Sections

Weather Forecast

Close
Advertisement

Consumers pay less for turkey dinner

Email Sign up for Breaking News Alerts
news Bemidji, 56619
Bemidji Pioneer
(218) 333-9819 customer support
Bemidji Minnesota P.O. Box 455 56619

People sitting down to dinner today will find the traditional Thanksgiving meal a little cheaper this year.

The average cost for a turkey dinner with all the trimmings for 10 people fell 4 percent from last year, says the American Farm Bureau Federation. Decreases in the average price for whole milk and turkey drove costs down.

Advertisement
Advertisement

The decrease is the largest year-to-year decrease in the cost of a Thanksgiving meal since 2000, when a 4.3 percent decrease was reported.

"As we gather this Thanksgiving for food and fellowship, it's fitting to take a moment to recognize and give thanks, not only for the abundant food we enjoy as Americans, but for the hard-working farm and ranch families across our nation who produce it," said American Farm Bureau Federation President Bob Stallman said in the annual survey.

AFBF's 24th annual informal price survey of classic items found on the Thanksgiving Day dinner table indicates the average cost of this year's feast for 10 people is $42.91, a $1.70 price decrease from last year's average of $44.61.

The AFBF survey shopping list includes turkey, bread stuffing, sweet potatoes, rolls with butter, peas, cranberries, a relish tray of carrots and celery, pumpkin pie with whipped cream, and beverages of coffee and milk, all in quantities sufficient to serve a family of 10.

The cost of a 16-pound turkey, at $18.65 or roughly $1.16 per pound, reflects a decrease of 3 cents per pound, or a total of 44 cents per turkey compared to 2008.

Milk, at $2.86 per gallon, dropped 92 cents and was the largest contributor to the overall decrease in the cost of the 2009 Thanksgiving dinner, the Farm Bureau said.

According to the survey, three highly processed items -- pumpkin pie mix, pie shells and cubed bread stuffing -- increased slightly in price. Retail prices for highly processed foods such as these, which include costs for transportation and packaging, have been slower to decline compared to minimally processed foods like milk and whole turkeys.

The price for 30 ounces of pumpkin pie mix averaged at $2.45 this year, up 11 cents from last year's $2.34. Earlier this fall, there was a shortage of canned pumpkin due to a smaller than usual 2008 crop, which in a typical year would have been used for processed products, AFBF said. Food companies had to wait for the 2009 crop to ripen in order to put product on the shelves.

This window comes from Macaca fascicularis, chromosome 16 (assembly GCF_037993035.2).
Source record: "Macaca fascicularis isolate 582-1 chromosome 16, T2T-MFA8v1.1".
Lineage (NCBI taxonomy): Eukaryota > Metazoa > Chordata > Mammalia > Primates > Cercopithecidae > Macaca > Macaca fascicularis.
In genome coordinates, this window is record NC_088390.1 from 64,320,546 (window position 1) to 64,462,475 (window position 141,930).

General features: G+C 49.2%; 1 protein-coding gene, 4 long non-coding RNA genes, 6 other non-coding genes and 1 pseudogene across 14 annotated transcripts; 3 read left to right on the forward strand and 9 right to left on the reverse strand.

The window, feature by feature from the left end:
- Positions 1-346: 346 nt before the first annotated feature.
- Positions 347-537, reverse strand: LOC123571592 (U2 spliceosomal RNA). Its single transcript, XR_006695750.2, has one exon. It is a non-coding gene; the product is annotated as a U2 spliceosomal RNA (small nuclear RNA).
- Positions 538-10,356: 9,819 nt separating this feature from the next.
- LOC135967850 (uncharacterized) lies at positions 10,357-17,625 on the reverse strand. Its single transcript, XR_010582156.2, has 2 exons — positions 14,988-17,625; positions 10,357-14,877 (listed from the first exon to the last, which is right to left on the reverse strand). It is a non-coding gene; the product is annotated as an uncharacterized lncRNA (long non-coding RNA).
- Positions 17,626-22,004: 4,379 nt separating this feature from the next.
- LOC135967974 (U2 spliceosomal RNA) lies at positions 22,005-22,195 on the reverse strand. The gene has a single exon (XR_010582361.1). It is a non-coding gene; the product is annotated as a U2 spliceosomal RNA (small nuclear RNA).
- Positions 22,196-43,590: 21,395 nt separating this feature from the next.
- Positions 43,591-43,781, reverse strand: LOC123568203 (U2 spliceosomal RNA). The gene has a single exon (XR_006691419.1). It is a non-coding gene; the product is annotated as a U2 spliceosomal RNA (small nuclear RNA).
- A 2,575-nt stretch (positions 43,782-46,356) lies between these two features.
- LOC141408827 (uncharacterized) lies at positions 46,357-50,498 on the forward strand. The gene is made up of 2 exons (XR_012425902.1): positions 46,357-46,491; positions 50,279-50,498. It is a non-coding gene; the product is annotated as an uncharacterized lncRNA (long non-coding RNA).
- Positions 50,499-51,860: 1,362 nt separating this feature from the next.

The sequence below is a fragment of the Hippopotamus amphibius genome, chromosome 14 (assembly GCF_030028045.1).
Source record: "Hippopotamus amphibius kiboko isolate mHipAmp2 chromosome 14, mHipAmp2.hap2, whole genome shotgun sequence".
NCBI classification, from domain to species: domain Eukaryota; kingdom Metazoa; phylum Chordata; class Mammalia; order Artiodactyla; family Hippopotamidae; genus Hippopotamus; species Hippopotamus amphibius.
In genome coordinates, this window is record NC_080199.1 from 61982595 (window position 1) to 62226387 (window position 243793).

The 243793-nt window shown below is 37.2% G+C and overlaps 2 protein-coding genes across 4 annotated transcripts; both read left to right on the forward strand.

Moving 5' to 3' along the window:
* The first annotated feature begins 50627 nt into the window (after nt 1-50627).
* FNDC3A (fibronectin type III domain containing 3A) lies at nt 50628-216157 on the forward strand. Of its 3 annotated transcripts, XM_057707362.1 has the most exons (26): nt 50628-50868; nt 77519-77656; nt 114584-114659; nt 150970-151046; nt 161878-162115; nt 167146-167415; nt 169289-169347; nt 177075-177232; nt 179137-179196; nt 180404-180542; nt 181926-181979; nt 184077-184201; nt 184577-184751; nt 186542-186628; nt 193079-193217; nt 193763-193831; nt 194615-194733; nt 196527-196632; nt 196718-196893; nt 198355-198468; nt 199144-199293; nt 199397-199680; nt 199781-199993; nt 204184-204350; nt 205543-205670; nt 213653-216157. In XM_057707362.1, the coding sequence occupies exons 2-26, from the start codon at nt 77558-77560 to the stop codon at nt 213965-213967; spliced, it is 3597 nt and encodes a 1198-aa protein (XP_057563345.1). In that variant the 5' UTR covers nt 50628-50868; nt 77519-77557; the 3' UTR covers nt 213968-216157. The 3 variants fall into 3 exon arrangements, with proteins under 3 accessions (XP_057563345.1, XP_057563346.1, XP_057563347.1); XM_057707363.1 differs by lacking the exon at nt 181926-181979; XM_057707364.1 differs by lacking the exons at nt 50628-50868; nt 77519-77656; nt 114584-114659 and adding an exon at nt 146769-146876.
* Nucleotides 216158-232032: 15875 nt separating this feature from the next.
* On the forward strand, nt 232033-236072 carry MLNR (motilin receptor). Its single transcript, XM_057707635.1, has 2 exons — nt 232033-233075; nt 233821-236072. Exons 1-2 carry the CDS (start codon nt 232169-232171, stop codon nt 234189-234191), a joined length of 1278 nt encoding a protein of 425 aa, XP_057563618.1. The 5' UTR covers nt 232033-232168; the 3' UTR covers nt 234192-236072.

The national average price per pound for turkey is $1.16,down 3 cents over last year. The inventory of whole turkeys in cold storage increased through most of 2009, AFBF said, helping support a slightly lower average retail turkey price.

"Consistent with the retail food price declines seen throughout the year, consumers will pay just a bit less for their Thanksgiving feast this year," said Jim Sartwelle, an AFBF economist. "Consumers are benefiting at the grocery store from significantly lower energy prices and the effects of the economic slowdown. Again this year, the cost per person for this special meal is less than a typical 'value meal' at a fast-food outlet."

Other items showing a price decrease this year were: a half pint of whipping cream, $1.55; a 12-ounce package of brown-n-serve rolls, $2.08; a 1-pound relish tray of carrots and celery, 72 cents; and a 12-ounce package of fresh cranberries, $2.41. A combined group of miscellaneous items, including coffee and ingredients necessary to prepare the meal (onions, eggs, sugar, flour, evaporated milk and butter) also dropped in price, to $2.50.

Items that increased slightly (less than 5 percent) in price this year were: a 14-ounce package of cubed bread stuffing, $2.65; two 9-inch pie shells, $2.34; and a 30-ounce can of pumpkin pie mix, $2.45.

Two items, green peas and sweet potatoes, stayed the same in price at $1.58 for one pound and $3.12 for three pounds, respectively.

Sartwelle said despite retail price increases during the last year or so, American consumers have enjoyed relatively stable food costs over the years, particularly when adjusted for inflation. The 4-percent decrease in national average cost reported this year tracks closely with the organization's 2009 quarterly marketbasket food surveys and the federal government's Consumer Price Index, he added.

The traditional dinner cost $28.74 in 1986, AFBF's first survey. It was $33.83 in 1999 before dipping to $32.37 in 2000. It was $36.78 in 2005 and $42.26 in 2007.

More than 200 volunteer shoppers from 35 states participated in this year's survey, AFBF said. They are asked to look for the best possible prices, without taking advantage of special promotional coupons or purchase deals.

Advertisement
Advertisement
Advertisement
randomness